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More than 1,000 gather in Bedford for 73rd anniversary of D-Day

Famed WWII veteran Jerry Yellin served as keynote speaker

BEDFORD, Va. – More than 1,000 people came together in Bedford on Tuesday to honor those who stormed the beaches at Normandy on D-Day 73 years ago.

Among those in attendance at the National D-Day Memorial's ceremony was one of the nation's best-known World War II veterans, Jerry Yellin.

"They can emulate the sights and the sounds in the film, but they can't emulate the smell of death," Yellin said.

That's something Captain Jerry Yellin is all too familiar with, after serving as a fighter pilot during WWII.

"My sister's husband made the first mission onto foreign soil in World War II and I flew the very last combat mission on August 14, 1945, and my wingman was the last man killed in combat in World War II," Yellin said.

A P-51, similar to what Jerry piloted, soared over the memorial Tuesday morning to honor him and his fellow service members.

"I flew 19 missions in Japan with 16 guys that didn't come home. The war ended. I came home. I thought about suicide every day. I spoke to the guys I had flown with every night for 30 years and then I learned Transcendental Meditation and got my life back," Yellin said.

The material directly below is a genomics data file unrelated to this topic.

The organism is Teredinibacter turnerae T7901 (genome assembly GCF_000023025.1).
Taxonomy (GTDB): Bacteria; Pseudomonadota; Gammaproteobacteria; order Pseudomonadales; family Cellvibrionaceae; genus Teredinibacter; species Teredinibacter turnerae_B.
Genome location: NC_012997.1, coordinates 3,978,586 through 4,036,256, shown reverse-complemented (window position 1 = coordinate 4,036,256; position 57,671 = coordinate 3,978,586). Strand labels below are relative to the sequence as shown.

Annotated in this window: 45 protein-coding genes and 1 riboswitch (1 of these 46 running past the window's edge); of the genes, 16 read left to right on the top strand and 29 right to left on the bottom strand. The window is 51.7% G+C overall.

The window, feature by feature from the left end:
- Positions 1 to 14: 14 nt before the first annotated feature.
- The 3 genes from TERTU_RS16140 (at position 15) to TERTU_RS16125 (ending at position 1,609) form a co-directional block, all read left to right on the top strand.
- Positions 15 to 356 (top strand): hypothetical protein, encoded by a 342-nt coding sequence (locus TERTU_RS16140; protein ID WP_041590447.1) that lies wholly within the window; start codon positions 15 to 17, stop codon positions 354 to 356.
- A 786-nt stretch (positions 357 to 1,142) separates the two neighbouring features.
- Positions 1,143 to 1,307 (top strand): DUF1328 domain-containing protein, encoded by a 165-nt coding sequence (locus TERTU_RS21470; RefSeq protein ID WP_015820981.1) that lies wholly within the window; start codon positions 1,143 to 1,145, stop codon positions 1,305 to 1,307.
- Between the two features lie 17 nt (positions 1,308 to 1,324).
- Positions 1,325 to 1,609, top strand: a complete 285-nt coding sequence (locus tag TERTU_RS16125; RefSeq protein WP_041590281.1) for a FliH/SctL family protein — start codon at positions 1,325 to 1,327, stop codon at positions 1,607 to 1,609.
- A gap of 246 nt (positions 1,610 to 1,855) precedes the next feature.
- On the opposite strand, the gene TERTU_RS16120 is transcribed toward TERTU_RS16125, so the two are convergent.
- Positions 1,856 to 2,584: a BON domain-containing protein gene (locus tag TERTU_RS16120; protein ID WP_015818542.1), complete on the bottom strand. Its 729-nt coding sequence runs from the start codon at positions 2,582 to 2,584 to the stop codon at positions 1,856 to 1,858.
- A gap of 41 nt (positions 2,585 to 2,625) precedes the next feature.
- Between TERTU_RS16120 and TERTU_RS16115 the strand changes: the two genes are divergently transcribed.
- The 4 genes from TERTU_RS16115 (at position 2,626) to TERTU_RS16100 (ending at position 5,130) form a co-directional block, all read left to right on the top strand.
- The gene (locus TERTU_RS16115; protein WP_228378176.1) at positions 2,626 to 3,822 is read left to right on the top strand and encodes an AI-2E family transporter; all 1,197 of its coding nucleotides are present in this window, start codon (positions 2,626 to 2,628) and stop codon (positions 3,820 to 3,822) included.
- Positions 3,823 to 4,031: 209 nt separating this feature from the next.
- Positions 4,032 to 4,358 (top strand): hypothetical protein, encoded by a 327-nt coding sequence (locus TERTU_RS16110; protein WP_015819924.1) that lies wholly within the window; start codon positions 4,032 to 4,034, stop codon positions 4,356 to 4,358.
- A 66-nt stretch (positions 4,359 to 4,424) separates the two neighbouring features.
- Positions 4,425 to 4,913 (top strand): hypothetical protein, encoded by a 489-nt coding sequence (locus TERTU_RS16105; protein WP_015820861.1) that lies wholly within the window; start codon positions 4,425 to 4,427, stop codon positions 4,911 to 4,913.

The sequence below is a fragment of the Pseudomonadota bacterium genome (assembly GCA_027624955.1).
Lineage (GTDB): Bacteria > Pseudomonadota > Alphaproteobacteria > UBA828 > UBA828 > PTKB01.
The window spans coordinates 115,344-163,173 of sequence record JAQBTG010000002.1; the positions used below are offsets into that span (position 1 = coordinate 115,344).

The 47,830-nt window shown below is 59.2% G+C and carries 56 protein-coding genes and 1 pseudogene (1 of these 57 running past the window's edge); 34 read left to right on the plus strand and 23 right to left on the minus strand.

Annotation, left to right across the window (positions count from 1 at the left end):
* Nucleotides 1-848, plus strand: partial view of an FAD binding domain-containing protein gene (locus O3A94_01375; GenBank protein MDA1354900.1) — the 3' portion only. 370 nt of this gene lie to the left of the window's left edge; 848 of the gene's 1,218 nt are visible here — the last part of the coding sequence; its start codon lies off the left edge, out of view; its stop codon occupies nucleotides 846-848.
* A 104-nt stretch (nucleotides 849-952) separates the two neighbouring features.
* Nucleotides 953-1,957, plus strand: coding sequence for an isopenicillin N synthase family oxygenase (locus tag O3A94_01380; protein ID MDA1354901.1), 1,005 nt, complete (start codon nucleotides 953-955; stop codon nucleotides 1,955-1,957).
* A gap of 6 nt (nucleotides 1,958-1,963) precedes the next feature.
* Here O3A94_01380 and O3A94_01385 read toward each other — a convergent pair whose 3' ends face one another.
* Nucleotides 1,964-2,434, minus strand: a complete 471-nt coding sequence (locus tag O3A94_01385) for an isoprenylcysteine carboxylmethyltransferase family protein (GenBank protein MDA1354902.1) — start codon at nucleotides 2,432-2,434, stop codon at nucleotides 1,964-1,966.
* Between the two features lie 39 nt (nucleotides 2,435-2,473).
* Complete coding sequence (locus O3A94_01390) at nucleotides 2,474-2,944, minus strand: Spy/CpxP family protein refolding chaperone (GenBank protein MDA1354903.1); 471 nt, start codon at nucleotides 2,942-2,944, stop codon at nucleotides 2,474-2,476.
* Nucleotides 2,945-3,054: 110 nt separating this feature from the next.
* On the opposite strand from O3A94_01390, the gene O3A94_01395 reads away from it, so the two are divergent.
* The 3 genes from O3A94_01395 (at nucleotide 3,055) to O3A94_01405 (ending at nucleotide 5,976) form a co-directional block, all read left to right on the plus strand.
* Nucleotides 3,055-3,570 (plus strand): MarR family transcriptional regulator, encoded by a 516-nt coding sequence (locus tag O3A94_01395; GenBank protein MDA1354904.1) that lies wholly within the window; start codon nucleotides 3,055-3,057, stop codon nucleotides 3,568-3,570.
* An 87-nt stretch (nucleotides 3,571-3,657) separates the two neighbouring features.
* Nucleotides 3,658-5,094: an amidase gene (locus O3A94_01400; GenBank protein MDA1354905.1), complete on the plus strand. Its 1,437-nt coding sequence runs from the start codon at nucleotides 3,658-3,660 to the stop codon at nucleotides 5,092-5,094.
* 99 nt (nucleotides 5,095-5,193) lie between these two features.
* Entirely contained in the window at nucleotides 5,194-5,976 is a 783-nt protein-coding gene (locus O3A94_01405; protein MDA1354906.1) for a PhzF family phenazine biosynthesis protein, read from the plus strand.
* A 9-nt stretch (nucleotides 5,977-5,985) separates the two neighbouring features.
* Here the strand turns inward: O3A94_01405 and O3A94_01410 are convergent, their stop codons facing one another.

But even then, challenges bringing back memories of war continued.

"1988, my son married the daughter of a kamikaze pilot," Yellin said.

His son's Japanese father-in-law was initially skeptical about the unique relationship, but ultimately came around.

"He said any man that can fly a P51 against the Japanese and live must be a brave man and I want the blood of this man to flow through the veins of our grandchildren," Yellin said.

That taught Yellin tolerance. He shared that message with a crowd of more than a thousand people at the National D-Day Memorial in Bedford on Tuesday.

"We are not what we believe. We are all human beings. We're not Catholics or Jews or Muslims or Buddhists. We are all people, all human beings," Yellin said.

Although decades have passed, Jerry says his experiences have taught him lessons many people can still learn from today.

"We cannot exist as a world as long as there are people willing to kill other people for what they believe, like ISIS is doing, like Germany did, like Italy did with Mussolini and Germany did with Hitler and the Japanese did. They killed for what they believed," Yellin said.

Jerry now travels the world helping veterans battling PTSD. He hopes future generations will continue visiting the National D-Day Memorial and never forget the sacrifice so many made on that day.